City cracks whip on water crisis

After September 2016, the City of Windhoek and Namwater will only be able to supply about 50% of the required water demand and impose a heavy fine to both businesses and households that over consume.
This according to the City of Windhoek, Water Demand technician, Dieter Tolke, speaking this week at a public dialogue on combining water saving efforts for 2016 and beyond.
At the Dialogue organised by the Hanns Sediel Foundation, Tolke said that only 1.5% of water inflow has been received from rainfall into the city’s reservoirs. “Only drinking water might become available” and that the city is currently considering an over consumption tariff of water for business and households of up to a N$1000 per cubic meter.
Government together with NamWater has urged Windhoek residents to use at least 15% less water than what they normally use, and have put some restrictions in place like encouraging people not to use hose pipes to wash cars or driveways.
If these savings are achieved, then the current dam levels should be sufficient until early 2017. But the likelihood of getting anywhere close to achieving this 15% saving, appears slim.
The City will have to impose a 25% water saving requirement because of already failed measures to save 15% and in the worst case scenario this will be increased to a mandatory 30%.
City of Windhoek spokesperson, Joshua Amukugo, said at the same event that current staff do not have the utmost capability and that residents as always will have to read their own meters.
The current water tariff of supplying water will not be changed, Tolke said. Adding that “Namibia is the driest country in Southern Africa but yet data shows that we waste the most water.”
According to a Simonis Storm Securities report on the economic effects of water shortage in the central area. It is difficult to pinpoint the exact economic impact of water shortages, but a cut back in manufacturing and construction activities which together contribute about 18% to GDP will negatively affect the wider economy, job security and future investment.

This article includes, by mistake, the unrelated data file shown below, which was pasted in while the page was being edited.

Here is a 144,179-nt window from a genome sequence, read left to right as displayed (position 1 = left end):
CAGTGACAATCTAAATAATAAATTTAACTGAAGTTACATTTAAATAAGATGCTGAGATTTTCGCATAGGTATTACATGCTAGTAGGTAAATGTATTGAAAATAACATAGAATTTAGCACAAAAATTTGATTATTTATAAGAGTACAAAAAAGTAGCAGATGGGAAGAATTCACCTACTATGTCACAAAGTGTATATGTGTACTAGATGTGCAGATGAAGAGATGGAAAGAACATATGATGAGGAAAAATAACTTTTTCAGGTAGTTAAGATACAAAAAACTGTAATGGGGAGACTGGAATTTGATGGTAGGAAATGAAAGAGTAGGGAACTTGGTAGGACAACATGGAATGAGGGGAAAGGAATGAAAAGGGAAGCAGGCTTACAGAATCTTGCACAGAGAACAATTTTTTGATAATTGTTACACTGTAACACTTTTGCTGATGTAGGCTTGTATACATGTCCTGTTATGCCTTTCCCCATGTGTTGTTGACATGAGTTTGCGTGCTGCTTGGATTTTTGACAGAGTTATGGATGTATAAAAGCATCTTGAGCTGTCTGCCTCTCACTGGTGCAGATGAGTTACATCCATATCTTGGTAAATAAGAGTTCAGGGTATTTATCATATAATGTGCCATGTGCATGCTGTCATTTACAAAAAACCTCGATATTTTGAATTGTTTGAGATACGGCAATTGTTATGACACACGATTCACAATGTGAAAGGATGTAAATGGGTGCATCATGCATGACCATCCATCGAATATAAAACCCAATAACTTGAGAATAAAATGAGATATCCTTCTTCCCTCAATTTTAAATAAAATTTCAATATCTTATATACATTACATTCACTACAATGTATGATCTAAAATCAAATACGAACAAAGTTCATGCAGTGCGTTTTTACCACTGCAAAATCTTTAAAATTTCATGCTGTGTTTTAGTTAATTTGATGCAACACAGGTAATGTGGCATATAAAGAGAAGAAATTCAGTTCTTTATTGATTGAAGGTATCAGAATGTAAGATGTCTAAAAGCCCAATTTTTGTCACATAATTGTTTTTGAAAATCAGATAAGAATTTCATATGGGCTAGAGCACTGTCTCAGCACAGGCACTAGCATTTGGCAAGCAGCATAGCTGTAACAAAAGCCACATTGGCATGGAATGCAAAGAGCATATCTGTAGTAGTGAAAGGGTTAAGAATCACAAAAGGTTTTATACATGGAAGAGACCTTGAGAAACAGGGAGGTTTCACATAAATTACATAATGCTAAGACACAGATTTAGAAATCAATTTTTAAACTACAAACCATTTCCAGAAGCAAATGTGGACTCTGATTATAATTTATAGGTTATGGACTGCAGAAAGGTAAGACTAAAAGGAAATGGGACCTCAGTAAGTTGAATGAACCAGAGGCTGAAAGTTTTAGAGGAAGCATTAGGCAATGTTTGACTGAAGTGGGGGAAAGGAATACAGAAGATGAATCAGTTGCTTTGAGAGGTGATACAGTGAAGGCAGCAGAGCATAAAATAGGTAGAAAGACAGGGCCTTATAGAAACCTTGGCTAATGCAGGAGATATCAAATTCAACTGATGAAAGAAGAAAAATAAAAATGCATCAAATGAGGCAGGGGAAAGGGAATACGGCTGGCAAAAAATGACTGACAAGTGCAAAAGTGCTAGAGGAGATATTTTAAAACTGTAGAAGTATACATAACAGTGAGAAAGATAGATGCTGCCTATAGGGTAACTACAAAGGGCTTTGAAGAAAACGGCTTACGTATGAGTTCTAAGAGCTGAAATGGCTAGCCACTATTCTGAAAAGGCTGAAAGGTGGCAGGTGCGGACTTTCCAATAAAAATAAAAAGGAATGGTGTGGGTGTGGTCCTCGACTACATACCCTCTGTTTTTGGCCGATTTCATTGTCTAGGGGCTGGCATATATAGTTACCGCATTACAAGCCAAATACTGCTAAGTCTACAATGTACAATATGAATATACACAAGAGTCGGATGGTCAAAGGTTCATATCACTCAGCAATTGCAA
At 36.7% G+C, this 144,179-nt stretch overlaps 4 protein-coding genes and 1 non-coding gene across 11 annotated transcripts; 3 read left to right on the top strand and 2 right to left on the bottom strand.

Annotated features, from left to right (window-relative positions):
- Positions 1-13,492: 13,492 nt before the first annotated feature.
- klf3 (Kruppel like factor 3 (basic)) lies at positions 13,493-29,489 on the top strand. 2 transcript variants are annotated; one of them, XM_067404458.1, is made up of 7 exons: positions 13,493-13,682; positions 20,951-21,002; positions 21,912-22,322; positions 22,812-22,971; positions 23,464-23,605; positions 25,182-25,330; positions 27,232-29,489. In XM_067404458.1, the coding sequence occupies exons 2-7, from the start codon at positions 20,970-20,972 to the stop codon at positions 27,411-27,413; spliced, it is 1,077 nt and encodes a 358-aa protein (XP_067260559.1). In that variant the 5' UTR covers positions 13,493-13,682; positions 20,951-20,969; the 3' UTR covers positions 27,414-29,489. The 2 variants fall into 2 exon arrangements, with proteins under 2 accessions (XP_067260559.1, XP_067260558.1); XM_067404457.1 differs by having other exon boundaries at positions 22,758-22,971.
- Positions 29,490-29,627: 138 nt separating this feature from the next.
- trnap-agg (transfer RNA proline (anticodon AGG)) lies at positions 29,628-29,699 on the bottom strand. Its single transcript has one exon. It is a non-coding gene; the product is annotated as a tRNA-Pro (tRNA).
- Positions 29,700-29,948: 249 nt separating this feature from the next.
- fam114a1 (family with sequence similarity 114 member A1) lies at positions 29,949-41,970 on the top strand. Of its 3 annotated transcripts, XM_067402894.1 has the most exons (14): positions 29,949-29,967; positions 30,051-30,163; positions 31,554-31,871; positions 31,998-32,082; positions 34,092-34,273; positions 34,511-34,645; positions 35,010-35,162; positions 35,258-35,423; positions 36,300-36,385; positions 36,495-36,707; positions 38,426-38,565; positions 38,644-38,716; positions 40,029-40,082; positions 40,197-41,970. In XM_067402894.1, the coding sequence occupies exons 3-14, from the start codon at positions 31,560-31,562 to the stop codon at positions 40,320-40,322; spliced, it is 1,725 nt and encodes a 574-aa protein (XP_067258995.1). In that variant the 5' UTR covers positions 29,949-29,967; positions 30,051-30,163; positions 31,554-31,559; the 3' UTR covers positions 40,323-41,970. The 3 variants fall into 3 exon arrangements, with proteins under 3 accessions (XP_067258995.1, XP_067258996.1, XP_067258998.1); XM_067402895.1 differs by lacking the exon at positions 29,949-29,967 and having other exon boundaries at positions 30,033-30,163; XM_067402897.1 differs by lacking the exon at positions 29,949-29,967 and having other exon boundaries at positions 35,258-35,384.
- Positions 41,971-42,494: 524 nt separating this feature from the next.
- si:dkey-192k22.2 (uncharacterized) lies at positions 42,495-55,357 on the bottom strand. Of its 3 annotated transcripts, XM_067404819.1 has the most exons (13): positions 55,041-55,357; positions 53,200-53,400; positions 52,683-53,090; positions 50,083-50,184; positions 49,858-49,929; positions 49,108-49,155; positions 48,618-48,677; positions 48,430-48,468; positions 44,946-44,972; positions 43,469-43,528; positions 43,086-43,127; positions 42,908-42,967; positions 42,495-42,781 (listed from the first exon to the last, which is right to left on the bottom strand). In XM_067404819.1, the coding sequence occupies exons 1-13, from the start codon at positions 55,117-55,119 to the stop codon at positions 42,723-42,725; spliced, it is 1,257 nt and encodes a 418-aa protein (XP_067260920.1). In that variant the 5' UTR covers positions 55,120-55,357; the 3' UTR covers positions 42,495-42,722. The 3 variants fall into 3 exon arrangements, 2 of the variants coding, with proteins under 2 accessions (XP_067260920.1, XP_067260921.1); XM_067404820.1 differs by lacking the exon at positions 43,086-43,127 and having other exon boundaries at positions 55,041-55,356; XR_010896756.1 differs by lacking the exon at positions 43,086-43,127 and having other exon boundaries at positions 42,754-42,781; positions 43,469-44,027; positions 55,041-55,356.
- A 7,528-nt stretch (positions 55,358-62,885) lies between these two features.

According to Namwater, the total annual water demand in the central region is approximately 31 million cubic meters of which 25.6 million cubic meters is used in Windhoek.
Apart from the bulk supply from Namwater, the City of Windhoek has two additional water sources; one being the reclamation plant and the second being the aquifer just south of the city.
A water shortage in this area is likely to have a significant impact on all businesses, not only water dependent and intensive industries. In a water shortage scenario, supply preference will be given to households. Public and essential services such as schools, hospitals, government, police and army will be second in line, while business, industry and construction will come last.
The International Research Institute for Climate and Society (IRI) have released their latest long range temperature and rainfall forecasts that expect a 70% chance of temperatures in Namibia to be hotter than normal, and a 40% to 45% chance of rainfall being below normal across most of Namibia.
The El-Nino phenomenon is a weather anomaly which occurs every 2 to 7 years, and results in the warming up of the equatorial region of the Pacific Ocean triggering a shift in wind patterns. The occurrence of this phenomenon tends to result in a poorer rain season for certain regions globally, including Namibia.
The UN is expecting this year’s El Nino to strengthen towards the end of 2015 and is on track to become the strongest in more than 50 years. This does not bode well for Namibia.